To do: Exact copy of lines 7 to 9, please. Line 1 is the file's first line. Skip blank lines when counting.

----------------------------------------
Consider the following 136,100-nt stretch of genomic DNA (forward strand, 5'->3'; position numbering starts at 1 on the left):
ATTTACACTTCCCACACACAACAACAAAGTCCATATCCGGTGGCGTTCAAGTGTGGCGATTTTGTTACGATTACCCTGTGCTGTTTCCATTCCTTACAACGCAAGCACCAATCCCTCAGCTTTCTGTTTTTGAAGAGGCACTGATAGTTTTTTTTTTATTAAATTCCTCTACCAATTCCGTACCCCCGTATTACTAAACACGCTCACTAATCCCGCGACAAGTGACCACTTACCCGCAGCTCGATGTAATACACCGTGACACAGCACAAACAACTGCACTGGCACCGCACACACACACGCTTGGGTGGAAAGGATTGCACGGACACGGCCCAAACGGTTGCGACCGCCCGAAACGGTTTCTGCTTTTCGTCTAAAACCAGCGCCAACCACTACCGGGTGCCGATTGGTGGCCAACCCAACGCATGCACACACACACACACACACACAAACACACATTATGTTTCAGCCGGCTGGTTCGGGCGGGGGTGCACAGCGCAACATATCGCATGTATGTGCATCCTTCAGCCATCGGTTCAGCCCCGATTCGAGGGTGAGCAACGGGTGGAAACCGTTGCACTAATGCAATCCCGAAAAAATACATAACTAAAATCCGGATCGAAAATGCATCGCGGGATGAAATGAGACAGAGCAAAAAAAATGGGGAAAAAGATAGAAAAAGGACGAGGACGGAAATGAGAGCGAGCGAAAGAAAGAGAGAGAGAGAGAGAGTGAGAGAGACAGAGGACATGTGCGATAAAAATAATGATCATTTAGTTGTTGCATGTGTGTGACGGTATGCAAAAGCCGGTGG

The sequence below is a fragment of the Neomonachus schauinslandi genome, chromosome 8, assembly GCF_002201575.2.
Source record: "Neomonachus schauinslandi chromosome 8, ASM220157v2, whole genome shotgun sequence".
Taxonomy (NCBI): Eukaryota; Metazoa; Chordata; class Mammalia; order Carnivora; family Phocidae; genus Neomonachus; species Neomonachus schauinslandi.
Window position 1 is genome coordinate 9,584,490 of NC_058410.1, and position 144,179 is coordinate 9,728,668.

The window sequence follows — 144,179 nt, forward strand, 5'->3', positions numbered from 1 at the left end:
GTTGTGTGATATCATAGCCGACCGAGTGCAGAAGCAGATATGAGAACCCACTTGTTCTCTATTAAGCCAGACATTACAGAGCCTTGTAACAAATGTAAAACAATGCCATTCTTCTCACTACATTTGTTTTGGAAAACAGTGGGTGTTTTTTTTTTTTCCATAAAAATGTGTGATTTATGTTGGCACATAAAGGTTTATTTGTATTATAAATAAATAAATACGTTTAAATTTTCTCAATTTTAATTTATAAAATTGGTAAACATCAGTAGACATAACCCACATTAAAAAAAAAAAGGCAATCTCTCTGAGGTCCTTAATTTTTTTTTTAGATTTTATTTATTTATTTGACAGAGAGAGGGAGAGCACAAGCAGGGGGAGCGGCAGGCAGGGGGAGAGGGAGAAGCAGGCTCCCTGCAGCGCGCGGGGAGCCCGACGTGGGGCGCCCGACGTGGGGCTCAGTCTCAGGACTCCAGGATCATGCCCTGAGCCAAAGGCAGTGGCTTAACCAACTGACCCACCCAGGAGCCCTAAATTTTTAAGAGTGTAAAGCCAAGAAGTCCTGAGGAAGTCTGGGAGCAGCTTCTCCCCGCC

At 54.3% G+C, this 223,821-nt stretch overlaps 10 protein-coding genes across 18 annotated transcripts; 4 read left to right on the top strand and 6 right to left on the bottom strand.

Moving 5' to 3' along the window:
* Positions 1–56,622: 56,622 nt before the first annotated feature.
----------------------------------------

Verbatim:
The window sequence follows — 144,179 nt, forward strand, 5'->3', positions numbered from 1 at the left end:
GTTGTGTGATATCATAGCCGACCGAGTGCAGAAGCAGATATGAGAACCCACTTGTTCTCTATTAAGCCAGACATTACAGAGCCTTGTAACAAATGTAAAACAATGCCATTCTTCTCACTACATTTGTTTTGGAAAACAGTGGGTGTTTTTTTTTTTTCCATAAAAATGTGTGATTTATGTTGGCACATAAAGGTTTATTTGTATTATAAATAAATAAATACGTTTAAATTTTCTCAATTTTAATTTATAAAATTGGTAAACATCAGTAGACATAACCCACATTAAAAAAAAAAAGGCAATCTCTCTGAGGTCCTTAATTTTTTTTTTAGATTTTATTTATTTATTTGACAGAGAGAGGGAGAGCACAAGCAGGGGGAGCGGCAGGCAGGGGGAGAGGGAGAAGCAGGCTCCCTGCAGCGCGCGGGGAGCCCGACGTGGGGCGCCCGACGTGGGGCTCAGTCTCAGGACTCCAGGATCATGCCCTGAGCCAAAGGCAGTGGCTTAACCAACTGACCCACCCAGGAGCCCTAAATTTTTAAGAGTGTAAAGCCAAGAAGTCCTGAGGAAGTCTGGGAGCAGCTTCTCCCCGCC

At 54.3% G+C, this 223,821-nt stretch overlaps 10 protein-coding genes across 18 annotated transcripts; 4 read left to right on the top strand and 6 right to left on the bottom strand.